Tua made national headlines earlier this year when he told me that his rookie campaign was "below average." I can appreciate someone who's his own toughest critic, but Tagovailoa was wrong there. His first year in the NFL was ... normal. There were moments of excellence and spells of ineptitude. He looked advanced beyond his years in certain circumstances and completely overwhelmed in others. It was typical. But overall, he flashed a strong and accurate arm, savvy, leadership and athleticism. He went 6-3 as a starter, operating with a surrounding offensive cast that certainly left something to be desired. And that's why I'm thrilled to see what the No. 5 overall pick looks like in Year 2.
In addition to recovering from a serious hip injury last offseason, Tagovailoa's rookie ramp-up was significantly limited by the COVID-19 pandemic abbreviating all team activities. Now he gets a full offseason of preparation. Now he gets free-agent signee Will Fuller blowing the top off defenses. And we haven't even gotten to the draft, where Miami can plug numerous holes with four top-50 picks. Another pass catcher? Sure! A hulking pass protector? Why not?! Fresh legs in the backfield? Miami can get it all at the end of this month.
I absolutely believe Tua will be a very good starting quarterback for Brian Flores, someone who can lead Miami to the playoffs this year.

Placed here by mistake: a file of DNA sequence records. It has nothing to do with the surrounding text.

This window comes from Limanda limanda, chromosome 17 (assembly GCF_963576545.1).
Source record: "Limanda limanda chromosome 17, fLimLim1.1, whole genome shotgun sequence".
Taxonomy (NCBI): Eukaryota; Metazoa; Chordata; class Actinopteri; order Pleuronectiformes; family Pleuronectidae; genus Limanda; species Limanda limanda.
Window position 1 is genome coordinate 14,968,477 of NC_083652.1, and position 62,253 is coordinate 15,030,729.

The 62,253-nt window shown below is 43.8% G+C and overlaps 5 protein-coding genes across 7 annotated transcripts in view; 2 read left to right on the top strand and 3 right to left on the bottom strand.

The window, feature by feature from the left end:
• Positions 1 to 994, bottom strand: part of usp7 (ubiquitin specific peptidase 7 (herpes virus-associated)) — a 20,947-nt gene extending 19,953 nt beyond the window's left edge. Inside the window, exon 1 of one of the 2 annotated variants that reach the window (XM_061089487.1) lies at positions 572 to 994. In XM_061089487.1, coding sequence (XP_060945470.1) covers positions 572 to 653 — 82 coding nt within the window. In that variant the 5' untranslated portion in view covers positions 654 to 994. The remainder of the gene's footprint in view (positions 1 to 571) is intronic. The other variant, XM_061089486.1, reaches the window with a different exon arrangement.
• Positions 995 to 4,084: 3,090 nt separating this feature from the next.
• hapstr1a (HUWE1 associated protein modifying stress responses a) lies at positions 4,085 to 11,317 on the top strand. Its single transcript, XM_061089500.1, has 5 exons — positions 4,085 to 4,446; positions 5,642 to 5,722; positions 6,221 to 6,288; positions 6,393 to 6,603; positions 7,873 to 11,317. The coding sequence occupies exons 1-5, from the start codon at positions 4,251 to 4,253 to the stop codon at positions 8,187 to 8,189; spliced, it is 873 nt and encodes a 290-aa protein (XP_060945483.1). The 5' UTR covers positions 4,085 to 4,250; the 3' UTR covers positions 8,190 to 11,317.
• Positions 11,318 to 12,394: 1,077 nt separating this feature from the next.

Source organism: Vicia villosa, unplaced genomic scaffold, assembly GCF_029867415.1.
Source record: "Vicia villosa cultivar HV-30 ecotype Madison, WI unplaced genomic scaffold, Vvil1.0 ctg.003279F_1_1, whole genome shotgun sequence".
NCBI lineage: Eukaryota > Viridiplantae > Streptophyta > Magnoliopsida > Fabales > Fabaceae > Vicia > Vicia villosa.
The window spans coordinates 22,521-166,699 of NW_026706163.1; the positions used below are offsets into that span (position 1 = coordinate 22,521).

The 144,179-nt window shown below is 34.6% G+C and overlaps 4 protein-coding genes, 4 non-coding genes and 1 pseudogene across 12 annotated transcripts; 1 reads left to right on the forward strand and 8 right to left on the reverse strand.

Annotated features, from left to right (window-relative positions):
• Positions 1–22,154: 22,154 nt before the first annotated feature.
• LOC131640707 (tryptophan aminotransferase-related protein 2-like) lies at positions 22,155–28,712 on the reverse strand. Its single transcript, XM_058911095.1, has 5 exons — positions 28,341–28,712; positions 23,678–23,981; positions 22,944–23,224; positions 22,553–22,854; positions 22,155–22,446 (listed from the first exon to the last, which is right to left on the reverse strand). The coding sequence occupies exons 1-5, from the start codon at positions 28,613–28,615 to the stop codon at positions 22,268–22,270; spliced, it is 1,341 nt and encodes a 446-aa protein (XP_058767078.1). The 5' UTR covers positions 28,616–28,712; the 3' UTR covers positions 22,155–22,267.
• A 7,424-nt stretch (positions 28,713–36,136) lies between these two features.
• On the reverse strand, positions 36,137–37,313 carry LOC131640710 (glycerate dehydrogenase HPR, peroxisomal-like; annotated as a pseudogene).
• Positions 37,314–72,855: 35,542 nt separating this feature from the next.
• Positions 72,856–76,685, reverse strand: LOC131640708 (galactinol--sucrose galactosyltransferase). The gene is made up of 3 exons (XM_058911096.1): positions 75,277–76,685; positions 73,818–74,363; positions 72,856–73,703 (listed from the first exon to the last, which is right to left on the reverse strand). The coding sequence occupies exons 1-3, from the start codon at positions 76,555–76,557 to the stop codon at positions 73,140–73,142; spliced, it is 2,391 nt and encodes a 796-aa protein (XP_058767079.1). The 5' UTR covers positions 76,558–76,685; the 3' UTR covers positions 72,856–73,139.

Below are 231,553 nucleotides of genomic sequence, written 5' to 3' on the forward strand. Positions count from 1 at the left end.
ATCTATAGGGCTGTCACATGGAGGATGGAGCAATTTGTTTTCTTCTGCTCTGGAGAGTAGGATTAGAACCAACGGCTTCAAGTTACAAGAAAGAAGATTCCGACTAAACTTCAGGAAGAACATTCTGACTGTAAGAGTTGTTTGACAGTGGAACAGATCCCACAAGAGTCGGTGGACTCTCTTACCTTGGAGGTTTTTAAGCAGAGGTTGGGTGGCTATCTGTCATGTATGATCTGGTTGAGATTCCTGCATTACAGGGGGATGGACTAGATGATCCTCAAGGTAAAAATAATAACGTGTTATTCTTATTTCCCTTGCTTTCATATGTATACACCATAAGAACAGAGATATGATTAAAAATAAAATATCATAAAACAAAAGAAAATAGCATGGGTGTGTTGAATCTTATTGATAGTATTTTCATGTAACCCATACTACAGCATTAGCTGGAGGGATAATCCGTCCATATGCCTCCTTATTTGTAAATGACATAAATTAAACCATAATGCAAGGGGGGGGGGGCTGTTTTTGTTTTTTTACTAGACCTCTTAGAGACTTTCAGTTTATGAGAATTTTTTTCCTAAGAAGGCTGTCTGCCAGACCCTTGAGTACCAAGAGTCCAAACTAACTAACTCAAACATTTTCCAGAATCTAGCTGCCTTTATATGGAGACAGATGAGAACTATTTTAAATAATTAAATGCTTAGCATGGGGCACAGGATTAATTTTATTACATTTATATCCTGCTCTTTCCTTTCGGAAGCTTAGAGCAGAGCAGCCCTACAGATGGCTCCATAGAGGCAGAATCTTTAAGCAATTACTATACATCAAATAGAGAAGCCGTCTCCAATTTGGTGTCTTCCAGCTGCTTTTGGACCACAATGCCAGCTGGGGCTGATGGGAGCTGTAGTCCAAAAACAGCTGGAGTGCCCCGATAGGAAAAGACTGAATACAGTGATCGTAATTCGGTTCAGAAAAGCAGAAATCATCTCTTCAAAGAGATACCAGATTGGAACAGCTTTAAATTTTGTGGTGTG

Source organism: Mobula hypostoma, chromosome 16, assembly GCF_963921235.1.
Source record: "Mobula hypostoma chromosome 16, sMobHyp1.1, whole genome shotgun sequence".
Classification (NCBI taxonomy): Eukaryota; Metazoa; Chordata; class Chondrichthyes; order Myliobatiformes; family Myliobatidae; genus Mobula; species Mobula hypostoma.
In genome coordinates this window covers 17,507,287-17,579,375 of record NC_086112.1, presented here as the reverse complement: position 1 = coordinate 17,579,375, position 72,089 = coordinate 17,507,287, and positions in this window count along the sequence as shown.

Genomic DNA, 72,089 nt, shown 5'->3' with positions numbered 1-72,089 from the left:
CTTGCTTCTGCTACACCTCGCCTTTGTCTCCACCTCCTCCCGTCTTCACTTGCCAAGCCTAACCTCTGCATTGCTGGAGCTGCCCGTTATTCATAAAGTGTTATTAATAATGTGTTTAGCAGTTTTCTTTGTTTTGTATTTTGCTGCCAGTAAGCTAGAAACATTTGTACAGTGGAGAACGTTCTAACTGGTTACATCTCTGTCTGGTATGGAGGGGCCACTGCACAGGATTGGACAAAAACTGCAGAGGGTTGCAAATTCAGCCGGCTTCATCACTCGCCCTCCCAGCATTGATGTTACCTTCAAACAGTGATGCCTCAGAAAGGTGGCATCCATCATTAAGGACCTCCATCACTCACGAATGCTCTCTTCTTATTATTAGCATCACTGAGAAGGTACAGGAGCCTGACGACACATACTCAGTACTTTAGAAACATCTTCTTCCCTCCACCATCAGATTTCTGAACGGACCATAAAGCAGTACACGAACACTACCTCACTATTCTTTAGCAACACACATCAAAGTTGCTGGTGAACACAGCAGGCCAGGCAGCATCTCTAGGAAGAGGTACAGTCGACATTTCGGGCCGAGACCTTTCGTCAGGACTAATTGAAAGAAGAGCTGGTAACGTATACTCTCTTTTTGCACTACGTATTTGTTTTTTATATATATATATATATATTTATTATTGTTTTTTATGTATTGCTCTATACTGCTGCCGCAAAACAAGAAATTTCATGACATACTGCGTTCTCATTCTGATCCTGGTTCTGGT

Last season certainly didn't go as planned for Ngakoue. He didn't want to be part of the Jaguars' teardown, stayed away from the team facility and was traded to Minnesota right before the season. But after the Vikings started the year at 1-5, they cut their losses and sent Ngakoue to Baltimore. And it just never really clicked with the Ravens. Sure, that's somewhat alarming, considering how fine a franchise Baltimore is, with premium coaching and roster construction. But still, Ngakoue has racked up at least eight sacks in every year of his NFL career -- including last season!
If Ngakoue had spent his first four years in a bigger market than Jacksonville, his fine play would've been celebrated far more. Raider Nation will take of that. Tearing off the edge with that cross-chop move, Ngakoue's exactly what the doctor ordered in Las Vegas. The Raiders ranked 29th in sacks last season with just 21 total. Still squarely in his prime at age 26, Ngakoue is the QB hunter Jon Gruden and Co. sorely needed.
I know Mack is getting up there in age. Related: I just don't care. He's still a tremendous center and invaluable leader. Plus, Mack signed with San Francisco to play for Kyle Shanahan, the coach whose offense he starred in with the Falcons in 2015 and '16, earning Pro Bowl honors each year.
"I know it's a system I can be really good in. It's an offense I know I could excel at," Mack told the assembled press after signing with the 49ers in March. "So it was, to me, a very good fit between a good team in a good spot with a good coaching staff and some place that I can be a good player in.
"That outside-zone scheme, it's just something that -- my body type, how I can move, the blocks I've done before -- it's something I'm comfortable with. I know I'm good at it."
I know he's good at it, too. And thus, I believe there's plenty of gas left in the tank for Mack to play at a very high level.